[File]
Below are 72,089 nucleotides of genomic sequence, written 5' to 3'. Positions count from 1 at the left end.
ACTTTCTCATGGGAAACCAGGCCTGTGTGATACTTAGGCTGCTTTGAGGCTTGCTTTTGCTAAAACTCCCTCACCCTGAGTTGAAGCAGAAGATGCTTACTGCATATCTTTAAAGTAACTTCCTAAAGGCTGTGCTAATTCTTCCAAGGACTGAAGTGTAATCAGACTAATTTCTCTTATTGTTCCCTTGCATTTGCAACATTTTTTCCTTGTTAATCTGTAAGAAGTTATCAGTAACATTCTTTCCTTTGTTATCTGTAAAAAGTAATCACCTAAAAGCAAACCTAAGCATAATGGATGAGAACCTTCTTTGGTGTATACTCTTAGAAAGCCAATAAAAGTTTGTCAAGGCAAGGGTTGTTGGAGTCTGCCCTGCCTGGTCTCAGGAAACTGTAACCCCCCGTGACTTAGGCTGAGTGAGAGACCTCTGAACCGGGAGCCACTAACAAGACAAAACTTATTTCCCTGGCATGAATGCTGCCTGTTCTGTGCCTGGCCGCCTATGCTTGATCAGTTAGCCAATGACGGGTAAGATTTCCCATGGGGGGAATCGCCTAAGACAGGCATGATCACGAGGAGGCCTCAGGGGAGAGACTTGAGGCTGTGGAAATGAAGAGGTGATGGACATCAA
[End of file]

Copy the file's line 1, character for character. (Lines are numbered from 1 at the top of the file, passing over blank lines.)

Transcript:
Below are 72,089 nucleotides of genomic sequence, written 5' to 3'. Positions count from 1 at the left end.